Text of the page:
After a March 31 deadline passed for Trump to comply with a subpoena seeking documents in his personal possession, the court found him in civil contempt for failing to either turn over the records sought or provide an adequately detailed accounting of how he had searched for any relevant documents. Justice Engoron set a $10,000 daily fine to coerce compliance.
Trump's attorneys scrambled to escape the steadily mounting fine, filing a flurry of affidavits from attorneys and Trump himself. The judge spurned Trump's initial two-sentence affidavit, calling it "completely devoid of any useful detail." His attorneys' initial affidavits were dubbed "woefully inadequate."
Justice Engoron then commanded Trump to submit a new affidavit detailing where he kept his files, how he stored them, who had access to them, how long he retained them and "importantly, where he believes such files are currently located" in order to purge his contempt.
Trump and his attorneys then responded with the most recent affidavits Friday, which Justice Engoron credited as resolving most of the previous problems.
During arguments Wednesday morning, Habba told the court that Haystack had already "thoroughly examined 1,327 boxes of documents" from the 25th and 26th floors of Trump Tower, arguing that her client truly had no documents to give the attorney general and that he had done more than enough to purge his contempt.
Later Wednesday afternoon in an uptown appellate courtroom, Donald Trump, Donald Trump Jr. and Ivanka Trump asked a panel of judges to block a different order from Justice Engoron compelling them to testify in the case.
Trump attorney Alan Futerfas told the panel that James' investigation was grounded in political animus and that she was unfairly using her civil investigation to feed the ongoing criminal inquiry into the Trump Organization. He asked for a hearing to determine explore the cooperation between James and the Manhattan District Attorney's Office.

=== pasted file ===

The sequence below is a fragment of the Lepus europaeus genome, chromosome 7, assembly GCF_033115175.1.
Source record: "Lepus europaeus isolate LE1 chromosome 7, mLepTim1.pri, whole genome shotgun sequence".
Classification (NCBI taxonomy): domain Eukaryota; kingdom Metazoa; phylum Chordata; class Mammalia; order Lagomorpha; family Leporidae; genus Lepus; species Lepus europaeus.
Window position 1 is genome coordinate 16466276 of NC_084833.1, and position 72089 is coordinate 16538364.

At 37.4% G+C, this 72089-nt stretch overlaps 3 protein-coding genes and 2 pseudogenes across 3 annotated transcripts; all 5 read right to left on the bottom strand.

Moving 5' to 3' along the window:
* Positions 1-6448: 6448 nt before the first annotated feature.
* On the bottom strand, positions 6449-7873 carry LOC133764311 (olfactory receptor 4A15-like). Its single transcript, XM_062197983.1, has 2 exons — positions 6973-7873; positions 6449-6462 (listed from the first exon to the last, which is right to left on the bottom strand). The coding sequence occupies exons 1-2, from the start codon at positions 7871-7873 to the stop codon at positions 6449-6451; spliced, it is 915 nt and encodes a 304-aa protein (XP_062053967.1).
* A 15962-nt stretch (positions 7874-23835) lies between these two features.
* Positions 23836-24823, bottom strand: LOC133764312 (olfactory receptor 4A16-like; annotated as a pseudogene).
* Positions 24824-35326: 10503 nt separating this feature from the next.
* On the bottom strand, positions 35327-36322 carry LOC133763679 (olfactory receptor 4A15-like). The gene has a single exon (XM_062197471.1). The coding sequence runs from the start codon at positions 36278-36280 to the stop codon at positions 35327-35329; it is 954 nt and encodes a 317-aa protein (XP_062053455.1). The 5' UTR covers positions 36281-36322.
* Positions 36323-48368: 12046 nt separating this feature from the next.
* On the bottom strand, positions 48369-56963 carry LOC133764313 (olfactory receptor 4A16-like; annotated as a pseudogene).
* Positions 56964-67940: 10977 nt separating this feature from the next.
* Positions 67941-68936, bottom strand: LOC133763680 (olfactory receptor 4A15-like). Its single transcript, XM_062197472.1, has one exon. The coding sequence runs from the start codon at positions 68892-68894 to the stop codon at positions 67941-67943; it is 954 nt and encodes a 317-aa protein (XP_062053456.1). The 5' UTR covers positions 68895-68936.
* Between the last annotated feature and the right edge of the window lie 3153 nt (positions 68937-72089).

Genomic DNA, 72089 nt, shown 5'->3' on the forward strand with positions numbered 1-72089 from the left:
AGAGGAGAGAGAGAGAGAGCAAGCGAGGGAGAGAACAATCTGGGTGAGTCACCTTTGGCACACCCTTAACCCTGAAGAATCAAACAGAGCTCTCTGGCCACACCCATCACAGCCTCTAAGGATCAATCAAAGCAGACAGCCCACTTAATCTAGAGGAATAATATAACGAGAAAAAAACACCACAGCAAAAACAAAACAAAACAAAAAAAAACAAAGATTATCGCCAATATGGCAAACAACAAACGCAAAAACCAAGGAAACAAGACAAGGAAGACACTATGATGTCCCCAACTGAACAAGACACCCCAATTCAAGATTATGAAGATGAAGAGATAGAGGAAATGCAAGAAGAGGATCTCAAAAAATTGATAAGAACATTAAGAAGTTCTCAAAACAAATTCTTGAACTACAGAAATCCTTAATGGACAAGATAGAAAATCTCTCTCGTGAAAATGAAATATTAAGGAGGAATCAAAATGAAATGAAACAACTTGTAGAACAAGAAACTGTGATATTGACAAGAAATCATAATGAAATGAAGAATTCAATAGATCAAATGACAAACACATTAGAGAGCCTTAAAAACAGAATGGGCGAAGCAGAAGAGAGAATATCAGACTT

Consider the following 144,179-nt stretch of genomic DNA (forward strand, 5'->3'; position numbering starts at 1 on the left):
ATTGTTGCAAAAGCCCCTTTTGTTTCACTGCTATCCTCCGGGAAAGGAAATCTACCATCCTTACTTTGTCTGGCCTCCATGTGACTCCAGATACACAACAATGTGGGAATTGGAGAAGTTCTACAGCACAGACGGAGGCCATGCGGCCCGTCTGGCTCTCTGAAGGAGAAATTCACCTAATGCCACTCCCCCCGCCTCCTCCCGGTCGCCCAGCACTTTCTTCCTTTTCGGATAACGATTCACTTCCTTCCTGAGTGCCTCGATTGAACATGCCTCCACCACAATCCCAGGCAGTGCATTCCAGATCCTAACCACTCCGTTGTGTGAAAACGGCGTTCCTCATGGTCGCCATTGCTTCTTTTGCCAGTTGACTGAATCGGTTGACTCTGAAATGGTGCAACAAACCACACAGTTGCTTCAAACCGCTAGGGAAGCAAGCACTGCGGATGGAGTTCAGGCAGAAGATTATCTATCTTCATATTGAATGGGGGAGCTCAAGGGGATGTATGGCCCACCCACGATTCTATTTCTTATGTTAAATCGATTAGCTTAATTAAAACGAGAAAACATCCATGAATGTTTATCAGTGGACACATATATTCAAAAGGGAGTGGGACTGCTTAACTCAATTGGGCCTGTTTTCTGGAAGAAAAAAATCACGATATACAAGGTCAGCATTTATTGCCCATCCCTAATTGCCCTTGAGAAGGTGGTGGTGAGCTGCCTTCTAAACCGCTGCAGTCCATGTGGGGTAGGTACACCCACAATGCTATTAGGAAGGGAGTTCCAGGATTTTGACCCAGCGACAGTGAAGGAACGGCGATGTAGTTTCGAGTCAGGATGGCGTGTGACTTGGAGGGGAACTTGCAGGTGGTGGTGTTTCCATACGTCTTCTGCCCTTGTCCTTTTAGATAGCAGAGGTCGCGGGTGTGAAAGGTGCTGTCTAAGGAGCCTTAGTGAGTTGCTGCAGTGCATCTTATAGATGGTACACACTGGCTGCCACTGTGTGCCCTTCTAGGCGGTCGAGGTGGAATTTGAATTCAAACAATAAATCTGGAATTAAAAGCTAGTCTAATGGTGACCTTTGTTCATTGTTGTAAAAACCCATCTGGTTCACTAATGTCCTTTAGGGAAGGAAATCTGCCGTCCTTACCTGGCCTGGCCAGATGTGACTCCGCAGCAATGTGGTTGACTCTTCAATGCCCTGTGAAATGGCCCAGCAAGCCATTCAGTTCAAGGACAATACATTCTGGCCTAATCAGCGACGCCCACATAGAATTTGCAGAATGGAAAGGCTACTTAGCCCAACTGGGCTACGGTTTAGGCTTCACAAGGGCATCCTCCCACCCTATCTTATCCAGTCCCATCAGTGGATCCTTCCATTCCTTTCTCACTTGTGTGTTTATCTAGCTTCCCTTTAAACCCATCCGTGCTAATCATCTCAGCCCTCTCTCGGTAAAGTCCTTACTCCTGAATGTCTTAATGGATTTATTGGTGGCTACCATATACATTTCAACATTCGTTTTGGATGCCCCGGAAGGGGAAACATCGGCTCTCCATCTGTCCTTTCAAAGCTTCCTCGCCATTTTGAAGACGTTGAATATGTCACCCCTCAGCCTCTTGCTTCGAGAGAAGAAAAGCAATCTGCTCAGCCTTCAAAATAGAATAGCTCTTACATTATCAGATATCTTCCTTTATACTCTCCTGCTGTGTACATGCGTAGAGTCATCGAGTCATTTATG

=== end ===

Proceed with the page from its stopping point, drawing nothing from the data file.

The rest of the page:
"Whatever information they get under the guise of this civil subpoena is going right to the DA's office," Futerfas argued. "They've never denied it."
"What's wrong with that?" Presiding Justice Rolando T. Acosta cut in. Attorney general investigations often start with civil investigations for fraud that could lead to criminal charges, he noted. "If that civil investigation creates criminal jeopardy, then it creates criminal jeopardy."
Case law banning prosecutors from circumventing the grand jury process doesn't apply here, Justice Acosta said. "You are asking us to eliminate dozens of years of precedent or somehow act like a legislature."
The solution, the judges noted, is notifying those under scrutiny that they face potential criminal jeopardy.
"It's not like you are unaware of your criminal jeopardy, meaning your clients," Justice Acosta said, adding that the Trumps could then invoke their Fifth Amendment right against self-incrimination and decline to answer. "That's the remedy that you have. You can invoke the Fifth."
The Trumps are left in an unenviable position of facing potential civil liability for failing to answer questions, counsel for the attorney general Judith Vale acknowledged, but they have to balance that against their desire to avoid implicating themselves in a crime.
By comparison, the allegations of political prosecution received little attention from the panel, with Associate Justice Peter H. Moulton noting the attorney general's investigation began after Michael Cohen's congressional testimony claiming Trump misrepresented his assets and that she had "gathered quite a lot of evidence since then."
The First Judicial Department panel reserved judgment and adjourned.
New York is represented in the state court case by Kevin C. Wallace, Andrew Amer, Colleen K. Faherty, Alex Finkelstein, Wil Handley, Eric R. Haren, Louis M. Solomon, Austin Thompson and Stephanie Torre of the Office of the New York State Attorney General.
Donald J. Trump is represented in the state court case by Alina Habba and Michael T. Madaio of Habba Madaio & Associates LLP.
Judith Vale argued for the attorney general in the appellate case, while Alan Futerfas argued for Trump.
The case is New York v. The Trump Organization et al., case number 451685/2020, in the Supreme Court for the State of New York, County of New York. The appeal is case number 2022-00814 in the Supreme Court of the State of New York, Appellate Division, First Department.
--Editing by Alyssa Miller and Emily Kokoll.
Update: This story has been updated with more details about the case and information from an afternoon hearing.